You programmed the HeathKit by entering the machine code instructions in Hexadecimal using the keypad.  It sounds almost crazy now, but this was so much more high tech than the CARDIAC that I was in heaven.  After getting all of the self-tests and everything working, the first thing that I did was write a program that would like the user enter any two numbers and present the sum of them.  I proudly showed it to my Mom and sisters and asked them to try it.  My first sister entered "16" and "34".  She was not impressed when the answer came back as "4A".  Apparently she was expecting "50".  I quickly tried to explain hex vs. decimal, but the moment was lost and she wandered off.  My mom was still a good sport and suggested "200 + 100".  I quickly converted to hex (C8 + 64) and entered them for her.  The answer came back as "2C", which I translated to "44" for her.  Again, she was not impressed and was apparently expecting more like "300".  I again quickly explained that the maximum number I was displaying was 255, and anything more than that would wrap around again.  300-256 is 44, so the answer was correct!  Again, the moment was lost.  My mom smiled in a sort of pleasant yet distant way and went about her work.  In the years and decades to come, I would see that smile many more times.

I guess I am thinking about all of this now because I wonder what it is like for kids nowadays who want to use computers.   On the one hand, it is so easy now to get something on the screen.  There are lots of tools - from Kodu to Codea - that let people make games with little or no programming.  No more sweating over the hot assembly language.  But when it is so easy to get beautiful graphics on the screen, are people still going to be motivated to learn how things work under the hood?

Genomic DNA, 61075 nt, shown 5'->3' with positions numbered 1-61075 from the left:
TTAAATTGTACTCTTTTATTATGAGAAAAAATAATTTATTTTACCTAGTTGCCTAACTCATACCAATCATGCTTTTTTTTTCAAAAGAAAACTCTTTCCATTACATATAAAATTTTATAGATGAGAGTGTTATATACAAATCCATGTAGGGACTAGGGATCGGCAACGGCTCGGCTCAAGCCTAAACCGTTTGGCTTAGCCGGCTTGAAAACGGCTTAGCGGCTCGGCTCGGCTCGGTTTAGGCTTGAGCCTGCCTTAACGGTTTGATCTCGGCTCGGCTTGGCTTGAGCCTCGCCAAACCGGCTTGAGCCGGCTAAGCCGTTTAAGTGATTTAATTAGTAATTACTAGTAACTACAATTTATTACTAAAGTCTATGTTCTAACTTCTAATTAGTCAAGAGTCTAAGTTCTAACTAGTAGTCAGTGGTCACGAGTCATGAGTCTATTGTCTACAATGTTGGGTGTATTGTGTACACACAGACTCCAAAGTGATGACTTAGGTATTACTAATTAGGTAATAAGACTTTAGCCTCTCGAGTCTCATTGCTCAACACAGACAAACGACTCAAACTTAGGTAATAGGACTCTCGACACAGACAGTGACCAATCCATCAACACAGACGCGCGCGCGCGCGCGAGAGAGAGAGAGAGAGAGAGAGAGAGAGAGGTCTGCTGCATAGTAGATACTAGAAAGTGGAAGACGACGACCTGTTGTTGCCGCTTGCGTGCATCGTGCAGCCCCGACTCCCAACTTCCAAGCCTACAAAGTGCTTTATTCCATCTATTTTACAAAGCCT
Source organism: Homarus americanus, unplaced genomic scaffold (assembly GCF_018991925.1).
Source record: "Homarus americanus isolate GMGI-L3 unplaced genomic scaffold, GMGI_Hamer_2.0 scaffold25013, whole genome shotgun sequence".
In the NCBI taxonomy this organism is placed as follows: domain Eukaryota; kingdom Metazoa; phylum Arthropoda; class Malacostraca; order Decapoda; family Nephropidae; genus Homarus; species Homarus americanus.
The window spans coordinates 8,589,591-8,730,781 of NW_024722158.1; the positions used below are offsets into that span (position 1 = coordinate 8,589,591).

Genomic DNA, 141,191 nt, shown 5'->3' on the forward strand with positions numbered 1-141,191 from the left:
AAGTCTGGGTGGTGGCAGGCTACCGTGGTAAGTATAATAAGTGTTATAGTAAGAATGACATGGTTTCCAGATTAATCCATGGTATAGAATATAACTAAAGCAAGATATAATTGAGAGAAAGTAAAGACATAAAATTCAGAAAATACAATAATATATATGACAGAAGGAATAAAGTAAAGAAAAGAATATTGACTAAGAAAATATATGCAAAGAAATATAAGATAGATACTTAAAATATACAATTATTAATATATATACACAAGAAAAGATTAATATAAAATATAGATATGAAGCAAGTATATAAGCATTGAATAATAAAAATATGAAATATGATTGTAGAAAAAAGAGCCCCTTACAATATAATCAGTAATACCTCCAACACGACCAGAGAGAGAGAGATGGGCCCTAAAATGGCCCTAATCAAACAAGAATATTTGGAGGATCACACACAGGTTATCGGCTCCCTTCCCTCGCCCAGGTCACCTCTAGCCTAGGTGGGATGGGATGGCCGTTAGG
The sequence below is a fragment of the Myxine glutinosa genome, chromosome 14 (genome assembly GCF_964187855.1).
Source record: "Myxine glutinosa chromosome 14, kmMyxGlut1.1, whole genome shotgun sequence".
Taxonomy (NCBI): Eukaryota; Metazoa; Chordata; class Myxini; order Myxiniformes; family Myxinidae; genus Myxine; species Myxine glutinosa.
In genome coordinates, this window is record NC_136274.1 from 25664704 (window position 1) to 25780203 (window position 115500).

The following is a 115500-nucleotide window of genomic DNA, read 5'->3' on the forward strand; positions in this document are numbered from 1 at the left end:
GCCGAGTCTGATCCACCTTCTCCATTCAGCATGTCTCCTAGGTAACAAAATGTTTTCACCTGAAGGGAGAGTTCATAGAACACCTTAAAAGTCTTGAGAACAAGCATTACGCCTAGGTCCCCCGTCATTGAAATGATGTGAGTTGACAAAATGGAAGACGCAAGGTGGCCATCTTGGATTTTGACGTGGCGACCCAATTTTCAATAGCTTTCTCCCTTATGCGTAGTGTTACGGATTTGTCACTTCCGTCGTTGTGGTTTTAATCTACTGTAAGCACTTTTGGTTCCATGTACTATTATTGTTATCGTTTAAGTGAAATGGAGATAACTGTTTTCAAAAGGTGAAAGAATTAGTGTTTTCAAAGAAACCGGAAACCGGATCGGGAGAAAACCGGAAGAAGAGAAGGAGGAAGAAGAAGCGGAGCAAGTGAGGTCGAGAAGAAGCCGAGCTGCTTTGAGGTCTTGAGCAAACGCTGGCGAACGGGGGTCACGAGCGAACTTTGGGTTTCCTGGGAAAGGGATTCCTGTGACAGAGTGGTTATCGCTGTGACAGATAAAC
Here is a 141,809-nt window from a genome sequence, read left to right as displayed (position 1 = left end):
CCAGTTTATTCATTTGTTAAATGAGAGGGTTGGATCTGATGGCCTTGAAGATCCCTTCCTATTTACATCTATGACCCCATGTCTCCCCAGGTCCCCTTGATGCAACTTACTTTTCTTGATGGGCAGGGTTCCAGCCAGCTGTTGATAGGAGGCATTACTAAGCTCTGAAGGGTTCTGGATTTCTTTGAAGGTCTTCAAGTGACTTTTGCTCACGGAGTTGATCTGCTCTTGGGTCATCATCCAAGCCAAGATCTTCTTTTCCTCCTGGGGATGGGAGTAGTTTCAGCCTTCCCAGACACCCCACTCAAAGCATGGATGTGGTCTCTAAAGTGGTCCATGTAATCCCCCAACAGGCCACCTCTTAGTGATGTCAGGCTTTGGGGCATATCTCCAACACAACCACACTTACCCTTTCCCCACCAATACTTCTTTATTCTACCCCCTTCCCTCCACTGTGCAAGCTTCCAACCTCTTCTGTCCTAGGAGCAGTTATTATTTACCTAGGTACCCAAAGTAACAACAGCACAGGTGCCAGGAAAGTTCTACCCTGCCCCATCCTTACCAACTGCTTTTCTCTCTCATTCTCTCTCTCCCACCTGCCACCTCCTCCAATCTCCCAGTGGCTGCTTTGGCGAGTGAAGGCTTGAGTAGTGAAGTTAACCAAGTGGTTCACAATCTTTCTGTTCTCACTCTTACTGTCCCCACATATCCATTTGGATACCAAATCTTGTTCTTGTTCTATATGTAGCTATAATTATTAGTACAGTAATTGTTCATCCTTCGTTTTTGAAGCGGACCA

Since those early days at EBM, I have taught many students in a variety of different roles.  In working at Microsoft Research, I would often teach classes in interaction design or game design for students in China and Japan at a variety of Universities.  I rarely found a student who had a deep understanding of how computers worked.  That is, how you can make a machine that can compute something.  For all intents and purposes, it is all just magic to them.  I even meet many supposedly hard-core computer science graduate students that cannot describe how to make a full adder out of logic gates, or really explain how a computer can talk to another over a wire.

The real question is - does it matter?  We can accept that a composer does not need to know how to play an instrument, or that a pianist doesn't need to know how to make a piano.  But does a pianist even need to know how a piano works?  I honestly don't know.  It bothers me when I see people who spend all day working on computers but who fundamental treat them as magical devices.  But a lot of people treat flush toilets the same way.  Does it really improve the experience to know how the sewage collection and treatment system works in a major metropolitan city?   Does it matter for the user?  Does it matter for someone creating a better toilet?  Perhaps not.

Japanese are way more advanced than us in the toilet department


But perhaps so.  I mean, people with more knowledge of the sewer system probably use less water.  They probably are less prone to dump harsh chemicals or strange objects down the drain.  Maybe it just makes them more responsible.  Maybe you need to have a deep knowledge of the sewer system to design a better toilet.